X toY of column ?_{π2} In Table 3, all three values were less than zero. In the χ_{α2} column of Table 6, (σ_{8}, χ_{α2} ), (σ_{12}, χ_{α2} ), and (σ _{14}, χ_{α2} ) correspond to (, , ). From these signs, we can predict that (π_{2}, χ_{α2} ) and (π_{3}, χ_{α2} ), and possibly (π_{4}, χ_{α2} ) and (π_{1}, χ_{α2} ) in Table 6, will follow the same trend as that represented in the ?_{π2} column of Table 3, which means they will be less than the average.Next, in the ？_{π1} column of Table 3, (π_{6}, ?_{π1} ), (π_{11}, ?_{π1} ) and (π_{13}, ?_{π1} ) have signs ( + , , ); in the χ_{α1} column of Table 6, (π_{6}, χ_{α1} ), (π_{11}, χ_{α1} ), and (π_{13}, χ_{α1} ) have the same signs, ( + , , ). Thus, as we would predict, (π_{1}, χ_{α1} ), (π_{2}, χ_{α1} ), and (π_{3}, χ_{α1} ) in Table 6 would follow the same trend as that shown in the ?_{π1} column of Table 3, meaning they would be less than the average.
For the case of comparing the evaluation value of a policy, if the average performance of ordering policies were not significantly different and there are complementarities, such as π_{1} and π_{3}, then a difference in evaluation values of ordering policies implies which ordering policy should be applied. For example, from Table 6, applying the original policy of the evaluation value π_{1}, which is a
(s, Q) policy, for group χ_{α1} , and applying the origin policy of the evaluation value π_{3} for group χ_{α2} is superior to using either one alone.4. CONCLUSION
In this paper, our focus was on an approach to how to categorize items for a suitable ordering policy based on shipping statistics according to an evaluation of the ordering policy.
The practical point of view for real business of our proposed method is that practitioners can find, easily, significant shipping statistics values for selecting an ordering policy and can select an ordering policy for each item based on those significant statistics values efficiently. In the phase of finding significant shipping statistics values, we can look at the relation between the set of shipping statistics and the set of evaluation values of ordering policies.
In the numerical experiments, actual shipping data were used for calculating shipping data and simulating ordering policies. To evaluate the ordering policy, we considered the simulation results of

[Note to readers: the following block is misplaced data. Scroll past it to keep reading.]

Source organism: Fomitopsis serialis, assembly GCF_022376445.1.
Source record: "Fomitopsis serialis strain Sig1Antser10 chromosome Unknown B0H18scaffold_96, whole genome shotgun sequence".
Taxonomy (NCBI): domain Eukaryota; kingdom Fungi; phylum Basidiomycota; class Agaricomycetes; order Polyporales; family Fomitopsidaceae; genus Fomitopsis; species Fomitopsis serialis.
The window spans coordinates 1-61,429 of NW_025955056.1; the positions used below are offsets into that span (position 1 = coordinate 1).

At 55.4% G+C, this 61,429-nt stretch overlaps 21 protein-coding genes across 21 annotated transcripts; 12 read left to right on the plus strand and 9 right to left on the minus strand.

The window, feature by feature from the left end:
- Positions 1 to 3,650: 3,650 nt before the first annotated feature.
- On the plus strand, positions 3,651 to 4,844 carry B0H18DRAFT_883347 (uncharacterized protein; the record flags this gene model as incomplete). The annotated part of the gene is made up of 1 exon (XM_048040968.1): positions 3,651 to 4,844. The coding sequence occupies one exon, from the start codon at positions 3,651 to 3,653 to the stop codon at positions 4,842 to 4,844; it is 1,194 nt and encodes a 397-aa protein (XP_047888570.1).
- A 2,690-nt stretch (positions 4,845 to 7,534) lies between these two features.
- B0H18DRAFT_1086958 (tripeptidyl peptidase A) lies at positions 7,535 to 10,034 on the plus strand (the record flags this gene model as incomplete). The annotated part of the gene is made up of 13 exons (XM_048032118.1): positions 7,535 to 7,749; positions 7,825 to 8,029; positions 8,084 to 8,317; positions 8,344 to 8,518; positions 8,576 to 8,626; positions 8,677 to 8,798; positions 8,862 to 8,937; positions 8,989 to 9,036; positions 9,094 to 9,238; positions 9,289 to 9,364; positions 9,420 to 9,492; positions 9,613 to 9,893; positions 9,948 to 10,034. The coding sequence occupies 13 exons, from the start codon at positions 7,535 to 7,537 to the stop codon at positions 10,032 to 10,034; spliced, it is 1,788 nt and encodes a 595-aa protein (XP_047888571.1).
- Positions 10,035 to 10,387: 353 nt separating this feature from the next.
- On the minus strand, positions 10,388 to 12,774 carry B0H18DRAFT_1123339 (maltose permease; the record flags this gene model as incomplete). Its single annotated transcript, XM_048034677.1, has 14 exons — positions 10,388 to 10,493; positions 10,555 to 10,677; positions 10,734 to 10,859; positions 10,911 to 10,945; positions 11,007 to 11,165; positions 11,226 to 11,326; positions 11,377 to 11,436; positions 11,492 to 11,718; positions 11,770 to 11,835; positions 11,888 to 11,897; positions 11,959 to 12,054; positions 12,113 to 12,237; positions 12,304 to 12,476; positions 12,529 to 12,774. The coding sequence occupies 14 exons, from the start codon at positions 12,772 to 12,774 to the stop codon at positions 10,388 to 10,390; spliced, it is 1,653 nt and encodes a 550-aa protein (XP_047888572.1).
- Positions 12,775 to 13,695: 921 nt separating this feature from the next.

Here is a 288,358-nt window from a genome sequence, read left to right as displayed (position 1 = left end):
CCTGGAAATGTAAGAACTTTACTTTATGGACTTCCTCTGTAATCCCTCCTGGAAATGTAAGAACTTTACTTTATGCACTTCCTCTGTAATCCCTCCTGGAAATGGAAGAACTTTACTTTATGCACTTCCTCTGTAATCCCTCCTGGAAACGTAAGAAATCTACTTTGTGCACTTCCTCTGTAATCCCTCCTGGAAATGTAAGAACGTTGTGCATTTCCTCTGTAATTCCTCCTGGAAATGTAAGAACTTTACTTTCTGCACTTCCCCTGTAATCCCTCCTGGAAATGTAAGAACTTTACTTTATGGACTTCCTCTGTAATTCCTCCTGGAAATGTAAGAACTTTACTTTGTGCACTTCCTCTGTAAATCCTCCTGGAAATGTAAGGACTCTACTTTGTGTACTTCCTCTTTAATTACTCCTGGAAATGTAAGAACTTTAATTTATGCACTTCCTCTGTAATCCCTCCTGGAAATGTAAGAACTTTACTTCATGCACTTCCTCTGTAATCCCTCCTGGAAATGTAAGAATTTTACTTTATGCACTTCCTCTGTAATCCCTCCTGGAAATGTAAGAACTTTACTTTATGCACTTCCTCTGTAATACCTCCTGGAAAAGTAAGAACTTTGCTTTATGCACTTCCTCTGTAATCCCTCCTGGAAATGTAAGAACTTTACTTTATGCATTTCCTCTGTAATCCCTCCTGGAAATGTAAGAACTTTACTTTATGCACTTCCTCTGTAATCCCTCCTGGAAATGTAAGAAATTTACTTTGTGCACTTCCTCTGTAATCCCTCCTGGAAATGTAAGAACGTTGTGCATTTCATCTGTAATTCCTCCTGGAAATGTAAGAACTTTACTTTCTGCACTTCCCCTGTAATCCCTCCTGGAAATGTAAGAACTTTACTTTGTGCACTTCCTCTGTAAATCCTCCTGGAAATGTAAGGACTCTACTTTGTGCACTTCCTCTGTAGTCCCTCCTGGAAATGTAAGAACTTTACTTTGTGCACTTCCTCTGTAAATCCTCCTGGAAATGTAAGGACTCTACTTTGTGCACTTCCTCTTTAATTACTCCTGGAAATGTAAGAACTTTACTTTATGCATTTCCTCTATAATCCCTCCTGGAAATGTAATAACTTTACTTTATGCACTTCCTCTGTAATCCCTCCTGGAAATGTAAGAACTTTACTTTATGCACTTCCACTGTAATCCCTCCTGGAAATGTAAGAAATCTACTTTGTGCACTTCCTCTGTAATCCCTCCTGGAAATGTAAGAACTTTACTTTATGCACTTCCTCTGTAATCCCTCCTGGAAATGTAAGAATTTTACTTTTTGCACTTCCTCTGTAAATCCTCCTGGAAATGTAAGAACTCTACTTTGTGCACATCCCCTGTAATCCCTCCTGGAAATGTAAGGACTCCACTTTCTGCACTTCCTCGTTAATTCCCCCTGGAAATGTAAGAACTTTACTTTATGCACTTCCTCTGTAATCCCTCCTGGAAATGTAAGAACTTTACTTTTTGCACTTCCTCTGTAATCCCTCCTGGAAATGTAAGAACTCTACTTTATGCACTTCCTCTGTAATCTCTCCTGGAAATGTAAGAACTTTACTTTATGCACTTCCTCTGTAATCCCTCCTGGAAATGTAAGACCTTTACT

(s, Q) and(R, S) policies for each item. Then, we applied canonical correlation analysis between the set of shipping statistics and the set of evaluation values of inventory policies.Using the results, we showed the effectiveness of grouping items by shipping statistics. Because groups, which are separated by cluster analysis, have different trends in evaluation values, it is possible to see how to select an ordering policy from shipping statistics. For example, by selecting ordering policies appropriately, we can reduce both shortage time and total daily stock.
Furthermore, we conjecture that the results of applying our method would vary according to the demand forecasting method, demand uncertainty, parameter settings for ordering policies, evaluation criteria settings and criteria of shifting ordering policy. By analyzing the interactions of these factors, we would like to extend the model beyond inventories to consider the global optimization of the performance of the entire supply chain management system.

[Figure 1.] Flowchart of proposed algorithm.

[Table 1.] Shipping data

[Table 2.] General variable of each item

[Table 3.] Canonical loadings (shipping statisticsevaluation value, differences between policy evaluation values)

[Table 4.] Correlation between shipping statistics and evaluation value of ordering policy

[Table 5.] Standard partial regression coefficients of multiple linear regression analysis between the set of shipping statistics and each evaluation value

[Table 6.] Statistical average of all items and two groups separated by the ward method (cluster analysis)